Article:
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Puntos básicos del programa PATH en español
PATH Webcast Resources
Homeless Management Information Systems (HMIS)
PATH Resource Pages
Spotlights on PATH Practices & Programs
Moving Forward, Together: Integrating Consumers as Colleagues
PATH Housing Series
Assessing Health, Promoting Wellness
2010 PATH Grantee Meeting
Screening and Assessment Tools
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The PATH program is administered by the Center for Mental Health Services, a component of the Substance Abuse and Mental Health Services Administration (SAMHSA), one of eight Public Health Service agencies within the U.S. Department of Health and Human Services. The PATH Program – Projects for Assistance in Transition from Homelessness – was authorized by the Stewart B. McKinney Homeless Assistance Amendments Act of 1990.
PATH is a formula grant to the 50 states, the District of Columbia, Puerto Rico, the Northern Mariana Islands, Guam, American Samoa, and the U.S. Virgin Islands. There are nearly 600 local organizations that provide PATH services. The Homeless and Housing Resource Network (HHRN) assists SAMHSA in providing support to the state and local providers.
PATH services are for people with serious mental illness, including those with co-occurring substance use disorders, who are experiencing homelessness or at risk of becoming homeless. PATH services include community-based outreach, mental health, substance abuse, case management and other support services, as well as a limited set of housing services.
Virtually all states use PATH funds to provide outreach services to contact and engage people who are disconnected from mainstream resources. Data reveals that PATH funding supported the following services during the 2009-2010 reporting period:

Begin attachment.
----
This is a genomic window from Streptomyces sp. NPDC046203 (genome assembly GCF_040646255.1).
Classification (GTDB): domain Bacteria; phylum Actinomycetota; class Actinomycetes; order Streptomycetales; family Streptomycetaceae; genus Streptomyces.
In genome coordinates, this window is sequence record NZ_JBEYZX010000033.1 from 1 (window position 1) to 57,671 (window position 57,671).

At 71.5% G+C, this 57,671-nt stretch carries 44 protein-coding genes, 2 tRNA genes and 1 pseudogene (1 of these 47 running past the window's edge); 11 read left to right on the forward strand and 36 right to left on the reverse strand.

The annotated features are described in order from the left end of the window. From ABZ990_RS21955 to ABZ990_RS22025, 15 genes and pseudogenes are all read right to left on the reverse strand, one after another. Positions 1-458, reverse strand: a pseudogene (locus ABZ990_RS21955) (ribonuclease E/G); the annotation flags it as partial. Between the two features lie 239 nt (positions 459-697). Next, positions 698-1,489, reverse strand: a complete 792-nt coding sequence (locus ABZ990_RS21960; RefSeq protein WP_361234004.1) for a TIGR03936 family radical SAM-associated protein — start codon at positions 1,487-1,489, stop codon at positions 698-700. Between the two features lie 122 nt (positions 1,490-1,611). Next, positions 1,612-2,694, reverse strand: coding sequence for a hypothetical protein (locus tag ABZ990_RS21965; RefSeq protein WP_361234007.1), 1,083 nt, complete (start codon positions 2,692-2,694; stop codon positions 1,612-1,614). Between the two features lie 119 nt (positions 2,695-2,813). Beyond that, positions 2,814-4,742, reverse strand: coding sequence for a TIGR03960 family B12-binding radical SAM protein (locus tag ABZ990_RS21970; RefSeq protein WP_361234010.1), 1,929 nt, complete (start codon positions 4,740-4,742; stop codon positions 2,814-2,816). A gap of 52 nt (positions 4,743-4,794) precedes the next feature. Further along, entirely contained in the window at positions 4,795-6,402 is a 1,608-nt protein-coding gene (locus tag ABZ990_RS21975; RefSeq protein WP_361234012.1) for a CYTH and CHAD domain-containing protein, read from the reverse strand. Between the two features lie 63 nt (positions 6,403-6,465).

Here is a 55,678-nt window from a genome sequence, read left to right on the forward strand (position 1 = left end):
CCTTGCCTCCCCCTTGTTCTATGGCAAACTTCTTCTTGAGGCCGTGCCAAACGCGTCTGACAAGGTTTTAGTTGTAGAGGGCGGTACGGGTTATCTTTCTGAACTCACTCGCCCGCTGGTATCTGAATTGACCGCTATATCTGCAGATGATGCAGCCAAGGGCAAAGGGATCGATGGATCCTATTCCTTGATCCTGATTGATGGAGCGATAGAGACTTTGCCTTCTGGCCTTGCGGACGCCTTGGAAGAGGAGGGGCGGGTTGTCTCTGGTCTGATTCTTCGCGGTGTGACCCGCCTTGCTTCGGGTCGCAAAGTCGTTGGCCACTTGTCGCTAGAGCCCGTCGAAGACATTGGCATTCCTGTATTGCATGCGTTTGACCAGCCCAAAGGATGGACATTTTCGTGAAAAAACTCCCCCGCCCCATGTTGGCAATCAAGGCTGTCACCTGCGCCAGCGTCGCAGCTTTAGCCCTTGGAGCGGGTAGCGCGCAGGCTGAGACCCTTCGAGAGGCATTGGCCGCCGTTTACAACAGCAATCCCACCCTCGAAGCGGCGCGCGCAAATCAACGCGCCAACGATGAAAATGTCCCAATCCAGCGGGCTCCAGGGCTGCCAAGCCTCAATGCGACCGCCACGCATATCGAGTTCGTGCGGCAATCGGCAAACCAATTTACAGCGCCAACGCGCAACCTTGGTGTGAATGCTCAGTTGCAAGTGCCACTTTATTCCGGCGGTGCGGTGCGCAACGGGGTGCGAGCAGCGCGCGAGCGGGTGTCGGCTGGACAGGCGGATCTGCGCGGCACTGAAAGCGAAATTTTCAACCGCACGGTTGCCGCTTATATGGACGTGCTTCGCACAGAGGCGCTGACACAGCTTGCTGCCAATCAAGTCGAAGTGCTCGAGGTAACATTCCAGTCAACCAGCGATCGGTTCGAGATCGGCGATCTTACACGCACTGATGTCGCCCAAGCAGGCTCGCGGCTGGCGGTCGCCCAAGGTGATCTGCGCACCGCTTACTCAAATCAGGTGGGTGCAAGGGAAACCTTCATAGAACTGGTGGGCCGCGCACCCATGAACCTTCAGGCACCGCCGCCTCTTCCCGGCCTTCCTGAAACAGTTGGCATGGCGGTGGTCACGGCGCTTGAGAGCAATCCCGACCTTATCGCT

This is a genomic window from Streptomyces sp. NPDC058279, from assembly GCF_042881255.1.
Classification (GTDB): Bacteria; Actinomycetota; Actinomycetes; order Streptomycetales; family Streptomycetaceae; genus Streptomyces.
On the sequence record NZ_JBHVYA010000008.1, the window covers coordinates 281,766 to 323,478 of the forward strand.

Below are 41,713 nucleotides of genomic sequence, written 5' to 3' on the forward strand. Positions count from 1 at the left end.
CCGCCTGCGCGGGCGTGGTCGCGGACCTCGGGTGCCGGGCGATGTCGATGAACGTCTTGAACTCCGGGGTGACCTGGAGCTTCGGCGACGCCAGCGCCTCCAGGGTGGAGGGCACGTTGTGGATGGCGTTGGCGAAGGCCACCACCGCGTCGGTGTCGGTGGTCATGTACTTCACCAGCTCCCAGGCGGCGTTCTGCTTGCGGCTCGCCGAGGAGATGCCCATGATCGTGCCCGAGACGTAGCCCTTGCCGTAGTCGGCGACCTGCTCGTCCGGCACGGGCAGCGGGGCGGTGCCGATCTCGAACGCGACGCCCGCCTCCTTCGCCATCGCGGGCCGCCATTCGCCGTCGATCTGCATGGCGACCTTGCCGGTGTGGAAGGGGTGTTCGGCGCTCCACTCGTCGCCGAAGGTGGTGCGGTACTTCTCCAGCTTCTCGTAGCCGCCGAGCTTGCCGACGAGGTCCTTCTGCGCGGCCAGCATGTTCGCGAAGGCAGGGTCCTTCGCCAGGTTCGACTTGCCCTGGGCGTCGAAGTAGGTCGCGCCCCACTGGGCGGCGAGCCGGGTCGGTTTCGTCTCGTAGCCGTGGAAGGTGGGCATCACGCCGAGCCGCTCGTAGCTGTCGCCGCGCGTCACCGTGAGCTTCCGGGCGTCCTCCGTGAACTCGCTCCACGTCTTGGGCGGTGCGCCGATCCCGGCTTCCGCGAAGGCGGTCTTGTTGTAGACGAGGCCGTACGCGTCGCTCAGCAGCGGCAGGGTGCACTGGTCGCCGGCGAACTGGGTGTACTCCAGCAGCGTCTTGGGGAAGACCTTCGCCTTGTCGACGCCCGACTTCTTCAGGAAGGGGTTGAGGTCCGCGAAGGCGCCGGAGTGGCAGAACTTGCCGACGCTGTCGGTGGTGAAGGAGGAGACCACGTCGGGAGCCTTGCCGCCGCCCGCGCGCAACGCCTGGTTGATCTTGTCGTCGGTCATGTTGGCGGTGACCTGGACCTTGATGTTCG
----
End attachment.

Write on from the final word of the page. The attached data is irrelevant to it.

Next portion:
92% of all providers offer outreach to persons experiencing homelessness
90% of all providers offer case management services
80% of all providers assist clients in accessing primary health care services, job training, education services, and housing
72% of all providers assist consumers in applying for housing assistance
PATH Providers are Strong Partners in Their Communities
PATH funds are worth more than their face value because they are matched with State and local resources. For every $3 in Federal funds, State or local agencies must put forward $1 in cash or in-kind services. At a minimum, a $61 million Federal allocation would result in a $20 million match from local communities.
The PATH program is a wide network of State and local agencies that contribute comprehensive community-based services for people who are homeless with serious mental illness. PATH providers engage community mental health centers and other mental health providers, community-based social service agencies, health care providers, substance abuse service providers, and housing programs.
PATH providers and State PATH Contacts are involved in local and regional planning efforts to end homelessness. They collaborate with homeless service providers in the local Continuums of Care, the homeless assistance planning networks of the U. S. Department of Housing and Urban Development (HUD). They work on local 10-Year Plans to End Homelessness and other planning efforts to ensure that services are coordinated and available to people experiencing homelessness.